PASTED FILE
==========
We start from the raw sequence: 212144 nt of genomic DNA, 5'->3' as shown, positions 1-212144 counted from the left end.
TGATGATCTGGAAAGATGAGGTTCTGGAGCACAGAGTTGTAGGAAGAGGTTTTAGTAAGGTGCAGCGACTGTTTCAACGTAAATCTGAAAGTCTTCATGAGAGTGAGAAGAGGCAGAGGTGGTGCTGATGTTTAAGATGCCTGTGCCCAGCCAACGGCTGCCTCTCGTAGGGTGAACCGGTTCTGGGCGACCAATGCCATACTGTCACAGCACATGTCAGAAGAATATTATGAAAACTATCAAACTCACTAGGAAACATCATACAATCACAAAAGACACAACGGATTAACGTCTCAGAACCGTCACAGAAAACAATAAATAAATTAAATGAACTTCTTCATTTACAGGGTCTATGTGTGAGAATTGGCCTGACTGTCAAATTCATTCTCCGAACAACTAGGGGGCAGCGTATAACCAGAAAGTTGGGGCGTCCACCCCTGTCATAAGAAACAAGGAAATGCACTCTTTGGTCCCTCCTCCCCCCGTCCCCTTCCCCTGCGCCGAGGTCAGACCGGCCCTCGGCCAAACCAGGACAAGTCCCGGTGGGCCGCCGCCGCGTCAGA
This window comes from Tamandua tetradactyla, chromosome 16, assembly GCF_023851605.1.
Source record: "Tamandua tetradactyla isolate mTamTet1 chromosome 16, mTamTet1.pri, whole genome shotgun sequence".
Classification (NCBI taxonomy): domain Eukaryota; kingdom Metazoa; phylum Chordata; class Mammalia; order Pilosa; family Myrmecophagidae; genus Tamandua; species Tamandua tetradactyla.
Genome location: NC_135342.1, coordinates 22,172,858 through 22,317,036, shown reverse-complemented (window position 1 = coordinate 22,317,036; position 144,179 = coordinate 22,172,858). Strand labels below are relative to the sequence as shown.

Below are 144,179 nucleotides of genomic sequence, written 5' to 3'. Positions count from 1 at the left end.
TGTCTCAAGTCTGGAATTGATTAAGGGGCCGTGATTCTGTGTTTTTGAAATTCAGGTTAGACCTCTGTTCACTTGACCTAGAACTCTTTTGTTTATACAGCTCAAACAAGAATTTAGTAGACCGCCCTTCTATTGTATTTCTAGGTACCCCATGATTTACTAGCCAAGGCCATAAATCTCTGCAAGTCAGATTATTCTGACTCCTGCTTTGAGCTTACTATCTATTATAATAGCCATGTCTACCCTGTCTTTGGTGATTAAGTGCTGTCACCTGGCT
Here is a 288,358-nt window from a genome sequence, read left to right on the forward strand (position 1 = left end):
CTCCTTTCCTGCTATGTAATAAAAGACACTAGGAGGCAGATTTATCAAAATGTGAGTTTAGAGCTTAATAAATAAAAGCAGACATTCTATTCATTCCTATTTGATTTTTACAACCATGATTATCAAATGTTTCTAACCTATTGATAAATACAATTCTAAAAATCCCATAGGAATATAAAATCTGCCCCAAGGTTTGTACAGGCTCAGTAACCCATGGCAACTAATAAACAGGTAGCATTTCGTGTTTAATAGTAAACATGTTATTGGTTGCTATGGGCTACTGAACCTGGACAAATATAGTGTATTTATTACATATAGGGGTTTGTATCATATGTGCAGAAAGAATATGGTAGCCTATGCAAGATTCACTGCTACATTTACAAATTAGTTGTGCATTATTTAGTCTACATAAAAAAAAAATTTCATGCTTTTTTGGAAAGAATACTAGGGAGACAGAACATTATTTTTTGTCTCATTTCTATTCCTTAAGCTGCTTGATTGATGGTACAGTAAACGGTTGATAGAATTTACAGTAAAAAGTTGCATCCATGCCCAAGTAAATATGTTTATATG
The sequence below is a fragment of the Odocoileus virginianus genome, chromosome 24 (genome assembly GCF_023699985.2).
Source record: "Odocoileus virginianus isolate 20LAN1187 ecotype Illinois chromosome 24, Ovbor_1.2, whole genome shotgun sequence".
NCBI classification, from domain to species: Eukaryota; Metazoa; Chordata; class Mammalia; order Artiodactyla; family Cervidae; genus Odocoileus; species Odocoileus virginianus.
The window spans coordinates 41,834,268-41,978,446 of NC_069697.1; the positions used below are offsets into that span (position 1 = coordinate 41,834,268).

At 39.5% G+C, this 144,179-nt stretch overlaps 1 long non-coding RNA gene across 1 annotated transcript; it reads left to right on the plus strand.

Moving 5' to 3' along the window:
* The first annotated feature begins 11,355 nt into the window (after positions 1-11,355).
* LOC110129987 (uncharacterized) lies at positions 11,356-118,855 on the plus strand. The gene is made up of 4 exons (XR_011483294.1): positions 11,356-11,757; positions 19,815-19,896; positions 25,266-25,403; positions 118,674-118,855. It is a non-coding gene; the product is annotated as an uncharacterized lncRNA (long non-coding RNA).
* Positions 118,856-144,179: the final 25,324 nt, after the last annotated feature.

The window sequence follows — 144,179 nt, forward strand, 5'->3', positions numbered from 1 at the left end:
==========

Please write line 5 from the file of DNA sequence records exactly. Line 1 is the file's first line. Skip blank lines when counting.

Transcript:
Classification (NCBI taxonomy): domain Eukaryota; kingdom Metazoa; phylum Chordata; class Mammalia; order Pilosa; family Myrmecophagidae; genus Tamandua; species Tamandua tetradactyla.